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Daughters of Confederacy vow to fight following order to remove statue

For the past few weeks the Confederate statue outside the old Forsyth County Courthouse has been the topic of discussion across the state after “Cowards & Traitors” was written on the statue at Christmas.­

Daughters of Confederacy vow to fight following order to remove statue
January 10
08:58 2019

For over a week now the corner of Fourth and Liberty Streets has been the topic of discussions across the state following the vandalization of a Confederate statue outside the old Forsyth County Courthouse and the city’s decision to allow the owners of the statue until the end of the month to have it removed from the corner downtown.

Although the clock to have the monument removed is set at less than 30 days, it seems as if the feud between the United Daughters of the Confederacy and the City of Winston Salem is just getting started.

Here’s what we know; the series of events began on Christmas day. Just before 6 p.m. officers with the Winston-Salem Police Department (WSPD) responded to a call that the monument had been defaced. Upon arrival, officers found the words “Cowards & Traitors” written in permanent marker.

In response to the most recent case defacing, on the last day of 2018, City Attorney Angela Carmon issued a letter demanding that the statue erected in 1905 be removed by Jan. 31 or face legal action from the city. The city also offered to move the statue to Salem Cemetery where more than 30 Confederate graves are located, but the Daughters of the Confederacy declined.

During the city’s annual Emancipation Proclamation ceremony, Mayor Allen Joines said, in its current place downtown, the statue is creating a public nuisance. Over the years the statue has been at the center of controversy several times. In August of 2017, shortly after white supremacist marched in Charlottesville, Virginia, two sides of the statue were painted and the motto on the statue, “Our Confederate Dead” was covered. Less than 24-hours after that, men armed with shotguns and rifles spent hours protecting the statue from other vandals.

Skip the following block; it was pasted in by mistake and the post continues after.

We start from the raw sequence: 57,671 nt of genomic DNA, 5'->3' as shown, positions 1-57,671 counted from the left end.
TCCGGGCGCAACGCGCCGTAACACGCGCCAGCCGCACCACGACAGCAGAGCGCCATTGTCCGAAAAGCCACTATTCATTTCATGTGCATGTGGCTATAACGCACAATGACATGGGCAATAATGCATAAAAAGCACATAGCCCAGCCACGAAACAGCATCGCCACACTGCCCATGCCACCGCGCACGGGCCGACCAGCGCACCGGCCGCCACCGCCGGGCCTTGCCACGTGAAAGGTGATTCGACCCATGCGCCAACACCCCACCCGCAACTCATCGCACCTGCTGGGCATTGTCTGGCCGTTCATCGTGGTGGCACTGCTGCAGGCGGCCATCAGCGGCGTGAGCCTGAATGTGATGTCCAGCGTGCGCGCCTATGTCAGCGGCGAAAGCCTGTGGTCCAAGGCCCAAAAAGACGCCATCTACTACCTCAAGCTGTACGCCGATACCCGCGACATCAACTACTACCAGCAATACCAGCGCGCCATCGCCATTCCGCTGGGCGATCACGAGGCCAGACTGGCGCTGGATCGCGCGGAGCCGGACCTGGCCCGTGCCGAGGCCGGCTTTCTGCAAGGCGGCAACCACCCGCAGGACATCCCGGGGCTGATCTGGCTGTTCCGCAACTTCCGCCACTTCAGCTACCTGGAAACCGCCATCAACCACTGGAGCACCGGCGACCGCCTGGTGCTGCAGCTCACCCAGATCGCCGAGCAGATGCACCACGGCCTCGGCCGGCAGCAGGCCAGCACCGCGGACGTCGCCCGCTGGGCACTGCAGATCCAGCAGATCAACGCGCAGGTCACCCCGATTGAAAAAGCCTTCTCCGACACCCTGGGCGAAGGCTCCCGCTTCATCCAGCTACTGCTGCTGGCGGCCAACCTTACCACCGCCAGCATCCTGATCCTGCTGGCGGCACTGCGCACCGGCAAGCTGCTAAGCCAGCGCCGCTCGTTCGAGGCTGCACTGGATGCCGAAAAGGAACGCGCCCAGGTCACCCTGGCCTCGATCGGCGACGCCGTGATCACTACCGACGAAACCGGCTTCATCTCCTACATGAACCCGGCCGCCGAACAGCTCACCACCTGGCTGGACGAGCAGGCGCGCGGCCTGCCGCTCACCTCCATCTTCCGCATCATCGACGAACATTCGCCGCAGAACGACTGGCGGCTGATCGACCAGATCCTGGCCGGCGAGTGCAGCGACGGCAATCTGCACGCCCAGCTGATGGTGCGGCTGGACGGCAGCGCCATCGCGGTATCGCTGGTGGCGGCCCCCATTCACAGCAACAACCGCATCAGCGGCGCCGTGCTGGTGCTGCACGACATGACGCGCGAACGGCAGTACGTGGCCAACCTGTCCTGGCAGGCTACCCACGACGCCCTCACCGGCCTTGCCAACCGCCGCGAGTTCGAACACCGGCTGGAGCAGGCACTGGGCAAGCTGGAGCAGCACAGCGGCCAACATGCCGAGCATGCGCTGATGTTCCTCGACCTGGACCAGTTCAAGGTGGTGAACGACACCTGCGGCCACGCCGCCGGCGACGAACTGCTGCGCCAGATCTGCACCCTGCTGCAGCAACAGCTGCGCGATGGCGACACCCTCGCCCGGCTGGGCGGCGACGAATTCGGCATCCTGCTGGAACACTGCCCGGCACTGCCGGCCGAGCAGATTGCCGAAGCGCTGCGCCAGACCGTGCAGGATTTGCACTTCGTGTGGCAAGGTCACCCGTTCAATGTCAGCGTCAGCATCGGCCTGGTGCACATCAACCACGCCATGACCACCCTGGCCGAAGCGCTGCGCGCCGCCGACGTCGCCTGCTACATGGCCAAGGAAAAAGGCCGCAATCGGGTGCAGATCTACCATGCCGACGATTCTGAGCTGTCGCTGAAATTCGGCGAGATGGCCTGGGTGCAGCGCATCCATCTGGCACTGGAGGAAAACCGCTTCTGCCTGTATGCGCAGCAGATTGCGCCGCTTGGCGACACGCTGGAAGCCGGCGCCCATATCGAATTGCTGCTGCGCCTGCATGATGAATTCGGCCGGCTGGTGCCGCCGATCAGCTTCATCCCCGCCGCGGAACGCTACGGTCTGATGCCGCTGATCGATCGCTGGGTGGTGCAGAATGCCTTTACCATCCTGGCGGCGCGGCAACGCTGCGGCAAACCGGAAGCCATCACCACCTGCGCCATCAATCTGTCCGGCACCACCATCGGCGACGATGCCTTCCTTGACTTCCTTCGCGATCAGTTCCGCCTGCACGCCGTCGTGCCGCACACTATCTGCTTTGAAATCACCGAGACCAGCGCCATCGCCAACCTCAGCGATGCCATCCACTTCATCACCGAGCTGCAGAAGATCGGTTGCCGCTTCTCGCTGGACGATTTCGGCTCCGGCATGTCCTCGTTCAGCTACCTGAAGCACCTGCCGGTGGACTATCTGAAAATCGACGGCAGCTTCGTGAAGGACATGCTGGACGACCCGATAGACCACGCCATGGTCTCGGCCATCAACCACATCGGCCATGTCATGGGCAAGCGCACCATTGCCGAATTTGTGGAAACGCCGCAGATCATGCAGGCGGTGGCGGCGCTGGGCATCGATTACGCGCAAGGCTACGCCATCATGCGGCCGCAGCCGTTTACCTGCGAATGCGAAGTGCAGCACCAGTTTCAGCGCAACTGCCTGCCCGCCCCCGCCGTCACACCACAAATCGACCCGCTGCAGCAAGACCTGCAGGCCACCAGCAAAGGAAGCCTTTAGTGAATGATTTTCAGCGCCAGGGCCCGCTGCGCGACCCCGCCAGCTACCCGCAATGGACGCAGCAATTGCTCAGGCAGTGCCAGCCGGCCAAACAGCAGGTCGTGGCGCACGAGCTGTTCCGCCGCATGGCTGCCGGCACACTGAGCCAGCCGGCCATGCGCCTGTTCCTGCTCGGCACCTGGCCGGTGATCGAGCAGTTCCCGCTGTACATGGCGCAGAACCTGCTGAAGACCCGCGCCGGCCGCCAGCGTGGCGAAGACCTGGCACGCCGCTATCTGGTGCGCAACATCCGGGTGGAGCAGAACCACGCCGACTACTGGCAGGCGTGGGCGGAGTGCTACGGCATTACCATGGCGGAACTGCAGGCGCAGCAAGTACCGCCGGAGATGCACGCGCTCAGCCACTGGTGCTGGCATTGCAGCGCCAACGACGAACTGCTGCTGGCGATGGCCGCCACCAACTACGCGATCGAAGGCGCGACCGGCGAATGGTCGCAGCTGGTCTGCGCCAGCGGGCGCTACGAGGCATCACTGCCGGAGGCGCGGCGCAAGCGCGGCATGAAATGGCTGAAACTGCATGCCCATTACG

One of the men protecting the statue who didn’t want to give his full name said they were just trying to protect a piece of history. He said, “We just don’t see the point in taking these statues down. That’s our stance: preserving history no matter good or bad. That’s how you learn from it.”

In the letter issued by Attorney Carmon, she explains the removal of the statue is about public safety. She also mentioned incidents in Charlottesville, Durham and Chapel Hill over Confederate monuments that led to civil unrest.

She wrote, “…vandals defaced the Confederate statue with the inflammatory words “Cowards & Traitors” thereby invoking significant concern about the safety of the statue and the potential for confrontation, breaches of the peace and other nuisance type conduct similar to that endured by other cities.

“It is clear that the tenor of the vandal’s message has escalated and the intensity of the same is not likely to wane with the passage of time. The city is not in a position to provide constant security checks necessary for the protection of the statue and to mitigate the recurring acts of vandalism.”

In a statement released on Thursday, Jan. 4, the North Carolina Division of the United Daughters of the Confederacy say they plan to do everything in their power to make sure the statue stays put.

The statement reads, “The North Carolina Division, United Daughters of the Confederacy, wished to register our dismay at recent actions and statements of the city Winston-Salem regarding the Confederate memorial on the old courthouse grounds. The heavy-handed tactics of the city and its threat of legal action against us are as shocking as they are dishonorable. When so many real problems are facing Winston-Salem and its citizens, city officials would rather engage in a cheap political stunt and distraction.

“We wish for the memorial to remain in its place, where is has stood since it was dedicated in 1905, and will do everything in our power to see that it continues to remain.”

On Sunday, January 13 a group called the Heirs of the Confederacy plans to meet on the campus of UNC Chapel Hill where the Silent Sam statue stood before it was toppled last year before traveling to Winston-Salem and meeting again at the statue downtown.

In response to the Heirs of the Confederacy, a group of locals plans to gather at the statue on the same day.

At the time of publication the event on Facebook had 100 people confirm that they plan to attend the rally dubbed “Get Hate Out of Winston-Salem.”

A post on the event page reads, “hate has no place in Winston-Salem. Glorifying racists and white supremacists has no place here.”

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Tevin Stinson

Tevin Stinson

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